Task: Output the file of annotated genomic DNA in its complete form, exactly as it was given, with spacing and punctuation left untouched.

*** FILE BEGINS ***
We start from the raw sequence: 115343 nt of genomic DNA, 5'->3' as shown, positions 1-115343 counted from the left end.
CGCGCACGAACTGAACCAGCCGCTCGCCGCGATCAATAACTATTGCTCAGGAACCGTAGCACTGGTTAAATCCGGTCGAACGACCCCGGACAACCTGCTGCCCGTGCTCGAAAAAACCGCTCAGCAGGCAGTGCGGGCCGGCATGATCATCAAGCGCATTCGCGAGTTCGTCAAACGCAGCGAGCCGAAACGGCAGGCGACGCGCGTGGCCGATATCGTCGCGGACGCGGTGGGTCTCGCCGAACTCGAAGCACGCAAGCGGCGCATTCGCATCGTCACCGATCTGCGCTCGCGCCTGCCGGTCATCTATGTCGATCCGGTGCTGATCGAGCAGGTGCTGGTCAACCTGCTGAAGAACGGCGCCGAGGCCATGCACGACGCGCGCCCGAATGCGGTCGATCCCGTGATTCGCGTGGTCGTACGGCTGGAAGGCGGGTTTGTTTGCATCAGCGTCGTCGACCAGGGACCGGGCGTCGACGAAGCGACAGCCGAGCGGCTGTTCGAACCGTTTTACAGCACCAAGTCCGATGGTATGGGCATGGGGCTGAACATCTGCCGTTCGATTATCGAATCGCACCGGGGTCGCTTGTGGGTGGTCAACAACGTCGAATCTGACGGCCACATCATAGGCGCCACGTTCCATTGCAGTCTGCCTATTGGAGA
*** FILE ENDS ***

We start from the raw sequence: 115343 nt of genomic DNA, 5'->3' as shown, positions 1-115343 counted from the left end.
CGCGCACGAACTGAACCAGCCGCTCGCCGCGATCAATAACTATTGCTCAGGAACCGTAGCACTGGTTAAATCCGGTCGAACGACCCCGGACAACCTGCTGCCCGTGCTCGAAAAAACCGCTCAGCAGGCAGTGCGGGCCGGCATGATCATCAAGCGCATTCGCGAGTTCGTCAAACGCAGCGAGCCGAAACGGCAGGCGACGCGCGTGGCCGATATCGTCGCGGACGCGGTGGGTCTCGCCGAACTCGAAGCACGCAAGCGGCGCATTCGCATCGTCACCGATCTGCGCTCGCGCCTGCCGGTCATCTATGTCGATCCGGTGCTGATCGAGCAGGTGCTGGTCAACCTGCTGAAGAACGGCGCCGAGGCCATGCACGACGCGCGCCCGAATGCGGTCGATCCCGTGATTCGCGTGGTCGTACGGCTGGAAGGCGGGTTTGTTTGCATCAGCGTCGTCGACCAGGGACCGGGCGTCGACGAAGCGACAGCCGAGCGGCTGTTCGAACCGTTTTACAGCACCAAGTCCGATGGTATGGGCATGGGGCTGAACATCTGCCGTTCGATTATCGAATCGCACCGGGGTCGCTTGTGGGTGGTCAACAACGTCGAATCTGACGGCCACATCATAGGCGCCACGTTCCATTGCAGTCTGCCTATTGGAGA